Face masks being sewn by university students for local children

They plan to make 2,000 for elementary schools
UW-Stout student Leah Dischinger sews together face masks that a group of students are making for elementary school children and others in need.
November 10, 2020

In the lower level of the Memorial Student Center, Monday evenings means mask-making for some University of Wisconsin-Stout students.

While some of them cut fabric, others pin it together. In another area, a sewing machine is set up to finish the masks.

The students are working toward the goal of 2,000 masks to give to Menomonie elementary schools to help protect children, curb the spread of COVID-19 and give to others.

Megan Otte, a sophomore studying interior design, started the group after deciding she wanted to help the Menomonie community in some way. When she learned of the need for masks through the United Way of Dunn County, she broke out her sewing machine and started making them on her own with fabric she had and that others had donated.

She expanded the project and invited other students to join.

The students are making three sizes of ear loop masks,  4-by-6 inch, a 5-by-7 ½ inch and a 6-by 9-inch. The sizes are for different age children and an adult size in case teachers need them, Otte said.

So far about 100 masks have been completed, Otte said. “Right now, we are encouraging people to work on them when they have time,” she said. “School obviously comes first.”

UW-Stout student Megan Otte pins together fabric for face masks. Student volunteers are making the face masks for the community.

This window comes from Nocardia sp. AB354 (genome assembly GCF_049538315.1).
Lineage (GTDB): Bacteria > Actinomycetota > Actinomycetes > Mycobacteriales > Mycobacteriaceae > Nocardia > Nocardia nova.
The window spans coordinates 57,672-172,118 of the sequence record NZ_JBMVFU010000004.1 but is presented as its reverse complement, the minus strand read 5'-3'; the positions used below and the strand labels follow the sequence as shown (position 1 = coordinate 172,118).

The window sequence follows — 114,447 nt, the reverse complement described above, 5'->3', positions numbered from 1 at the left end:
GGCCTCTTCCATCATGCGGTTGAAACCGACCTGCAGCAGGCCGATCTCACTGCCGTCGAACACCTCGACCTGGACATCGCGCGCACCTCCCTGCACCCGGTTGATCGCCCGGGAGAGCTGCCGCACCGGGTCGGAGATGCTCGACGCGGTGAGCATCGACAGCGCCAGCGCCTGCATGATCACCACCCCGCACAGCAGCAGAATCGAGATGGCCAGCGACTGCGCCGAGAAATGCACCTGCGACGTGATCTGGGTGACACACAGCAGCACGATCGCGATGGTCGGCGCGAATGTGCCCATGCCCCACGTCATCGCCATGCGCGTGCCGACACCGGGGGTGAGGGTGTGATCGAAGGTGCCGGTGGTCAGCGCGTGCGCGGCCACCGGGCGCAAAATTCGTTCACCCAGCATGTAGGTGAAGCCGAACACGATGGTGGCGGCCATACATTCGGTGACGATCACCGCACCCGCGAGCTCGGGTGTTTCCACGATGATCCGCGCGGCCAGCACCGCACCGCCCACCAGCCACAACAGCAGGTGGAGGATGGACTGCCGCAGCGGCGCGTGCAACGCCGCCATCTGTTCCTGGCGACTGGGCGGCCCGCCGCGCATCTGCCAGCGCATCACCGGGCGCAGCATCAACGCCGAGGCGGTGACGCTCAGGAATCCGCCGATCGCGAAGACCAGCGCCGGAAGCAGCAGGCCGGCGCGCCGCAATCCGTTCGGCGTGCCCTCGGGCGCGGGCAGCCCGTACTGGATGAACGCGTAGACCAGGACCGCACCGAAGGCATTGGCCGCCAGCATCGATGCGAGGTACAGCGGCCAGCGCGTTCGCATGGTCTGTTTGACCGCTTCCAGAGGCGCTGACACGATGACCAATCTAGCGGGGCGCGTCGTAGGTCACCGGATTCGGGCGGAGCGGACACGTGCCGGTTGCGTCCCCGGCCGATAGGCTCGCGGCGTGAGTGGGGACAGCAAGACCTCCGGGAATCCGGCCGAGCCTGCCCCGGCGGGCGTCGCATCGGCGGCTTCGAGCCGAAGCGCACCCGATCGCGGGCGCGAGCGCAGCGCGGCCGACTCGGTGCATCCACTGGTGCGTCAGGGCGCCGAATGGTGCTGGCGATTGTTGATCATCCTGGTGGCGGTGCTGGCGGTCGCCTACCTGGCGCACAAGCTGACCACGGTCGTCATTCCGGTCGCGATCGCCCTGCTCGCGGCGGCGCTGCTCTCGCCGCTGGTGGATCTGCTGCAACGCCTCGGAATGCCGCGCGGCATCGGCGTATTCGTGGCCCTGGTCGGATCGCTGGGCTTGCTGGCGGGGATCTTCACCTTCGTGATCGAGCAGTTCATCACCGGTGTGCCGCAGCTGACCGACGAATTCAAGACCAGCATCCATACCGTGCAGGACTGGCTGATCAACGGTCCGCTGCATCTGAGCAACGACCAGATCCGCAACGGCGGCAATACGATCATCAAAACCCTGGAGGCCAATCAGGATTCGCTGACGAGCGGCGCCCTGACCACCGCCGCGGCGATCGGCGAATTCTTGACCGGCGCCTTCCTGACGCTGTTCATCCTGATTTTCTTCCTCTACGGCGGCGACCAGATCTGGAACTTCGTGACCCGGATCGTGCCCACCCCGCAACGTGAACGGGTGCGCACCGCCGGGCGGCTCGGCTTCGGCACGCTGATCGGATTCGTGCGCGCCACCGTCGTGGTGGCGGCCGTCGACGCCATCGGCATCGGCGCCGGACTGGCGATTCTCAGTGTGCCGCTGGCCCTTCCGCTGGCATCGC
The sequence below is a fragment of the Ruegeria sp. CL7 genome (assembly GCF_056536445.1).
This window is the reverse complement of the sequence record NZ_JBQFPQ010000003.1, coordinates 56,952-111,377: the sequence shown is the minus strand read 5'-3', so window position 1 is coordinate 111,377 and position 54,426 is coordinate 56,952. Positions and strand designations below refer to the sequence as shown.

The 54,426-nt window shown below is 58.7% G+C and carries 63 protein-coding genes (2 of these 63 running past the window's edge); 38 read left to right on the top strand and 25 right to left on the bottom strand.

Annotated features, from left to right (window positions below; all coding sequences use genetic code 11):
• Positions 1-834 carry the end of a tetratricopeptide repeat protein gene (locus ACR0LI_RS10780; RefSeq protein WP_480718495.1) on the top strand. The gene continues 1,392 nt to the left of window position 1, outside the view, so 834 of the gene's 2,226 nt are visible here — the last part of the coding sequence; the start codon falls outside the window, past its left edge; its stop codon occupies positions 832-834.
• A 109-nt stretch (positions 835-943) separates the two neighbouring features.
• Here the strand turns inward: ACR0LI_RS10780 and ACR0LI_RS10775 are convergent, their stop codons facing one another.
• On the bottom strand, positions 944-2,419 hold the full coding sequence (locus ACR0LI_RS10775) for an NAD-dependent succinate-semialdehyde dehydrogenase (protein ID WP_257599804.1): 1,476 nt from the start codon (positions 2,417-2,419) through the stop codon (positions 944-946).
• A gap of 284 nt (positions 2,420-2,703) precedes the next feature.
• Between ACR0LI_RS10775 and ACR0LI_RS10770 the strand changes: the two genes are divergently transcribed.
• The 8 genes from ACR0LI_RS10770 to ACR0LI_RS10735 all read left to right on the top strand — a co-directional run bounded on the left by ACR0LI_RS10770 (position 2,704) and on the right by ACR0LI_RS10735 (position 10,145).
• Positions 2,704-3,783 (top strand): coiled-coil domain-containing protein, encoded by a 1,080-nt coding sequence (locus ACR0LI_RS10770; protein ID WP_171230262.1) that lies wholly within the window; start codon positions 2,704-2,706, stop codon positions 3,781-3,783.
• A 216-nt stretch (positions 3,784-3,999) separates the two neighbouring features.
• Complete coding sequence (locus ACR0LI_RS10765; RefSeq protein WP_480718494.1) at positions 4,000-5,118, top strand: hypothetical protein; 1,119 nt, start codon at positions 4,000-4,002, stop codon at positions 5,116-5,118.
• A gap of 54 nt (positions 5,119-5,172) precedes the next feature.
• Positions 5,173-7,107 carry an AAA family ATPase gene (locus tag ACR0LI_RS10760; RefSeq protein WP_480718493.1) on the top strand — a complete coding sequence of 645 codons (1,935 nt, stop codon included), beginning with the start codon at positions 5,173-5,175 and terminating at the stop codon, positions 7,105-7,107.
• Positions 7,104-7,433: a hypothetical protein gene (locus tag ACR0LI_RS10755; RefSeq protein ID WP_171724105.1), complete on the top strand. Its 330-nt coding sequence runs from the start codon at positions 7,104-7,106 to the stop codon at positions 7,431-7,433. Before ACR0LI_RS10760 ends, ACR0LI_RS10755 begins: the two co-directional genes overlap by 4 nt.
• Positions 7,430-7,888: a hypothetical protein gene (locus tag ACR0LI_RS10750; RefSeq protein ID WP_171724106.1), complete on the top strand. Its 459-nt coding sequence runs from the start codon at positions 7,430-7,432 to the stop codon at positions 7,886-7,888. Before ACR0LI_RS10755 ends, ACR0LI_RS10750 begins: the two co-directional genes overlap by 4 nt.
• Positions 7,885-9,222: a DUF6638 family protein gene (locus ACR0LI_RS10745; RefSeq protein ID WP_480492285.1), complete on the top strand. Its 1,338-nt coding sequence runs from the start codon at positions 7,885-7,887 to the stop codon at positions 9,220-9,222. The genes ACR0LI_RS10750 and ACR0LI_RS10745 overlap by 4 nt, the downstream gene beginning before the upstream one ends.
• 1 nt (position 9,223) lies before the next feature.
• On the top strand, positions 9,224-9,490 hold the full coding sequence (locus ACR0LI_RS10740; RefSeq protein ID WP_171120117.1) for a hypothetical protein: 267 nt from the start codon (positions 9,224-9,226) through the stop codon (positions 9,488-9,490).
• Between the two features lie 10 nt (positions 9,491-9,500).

UW-Stout student Megan Otte pins together fabric for face masks. Student volunteers are making the face masks for the community. / UW-Stout photo

Otte, who started sewing when she was 5 with her grandmother, began sewing masks last spring with a neighbor in St. Michael, Minn.

When she came to UW-Stout and heard of the need for masks, she knew it was a chance to help the community. “It was something I knew how to do,” she said. “I figured there was a demand. I was surprised at first how many masks were needed at the elementary schools. I enjoy giving back to people.”

In particular she wants to give back to her new community as she attends UW-Stout, Otte said.

Otte connected with other students through the UW-Stout parent page on Facebook. About a half-dozen students have attended Monday sewing get-togethers, with about a half-dozen more interested, Otte said.

At a recent work session, Otte pinned together fabric as fellow student Maggie Brehmer cut bright orange fabric featuring Pete the Cat, and Leah Dischinger sewed the masks on her  machine.

Brehmer, a sophomore interior design student from Sun Prairie, said her mom told her about the project after seeing it on Facebook.

“It is fun to be able to help out,” Brehmer said. “It is something to do. I get out of my dorm and get to take a break from schoolwork. I can help other people, have a good time and make new friends.”

Photo of Maggie Brehmer cutting fabric.
Maggie Brehmer, a UW-Stout student, cuts fabric in the Memorial Student Center where university students gather to make masks to prevent the spread of COVID-19. / UW-Stout photo

Dischinger, a first-year fashion design major from Anoka, Minn., was thrilled to get involved. “I really love sewing,” she said, noting she has been sewing since she was five years old too.

“I have been making masks for a lot of friends and family. Anything to do with sewing is fun. This is a time to sew and do that with people who love to sew too. A mask is a really important thing for people to have to wear right now. It’s good for people to have extra masks on hand.”

When there isn’t a need for facial masks, the students plan to continue to sew together. Otte already has ideas for community service projects students could create. They  include canvas bags for the homeless or stuffed bears that hospitals or firefighters could give to children.

“We want to keep going to help the community,” Otte said.


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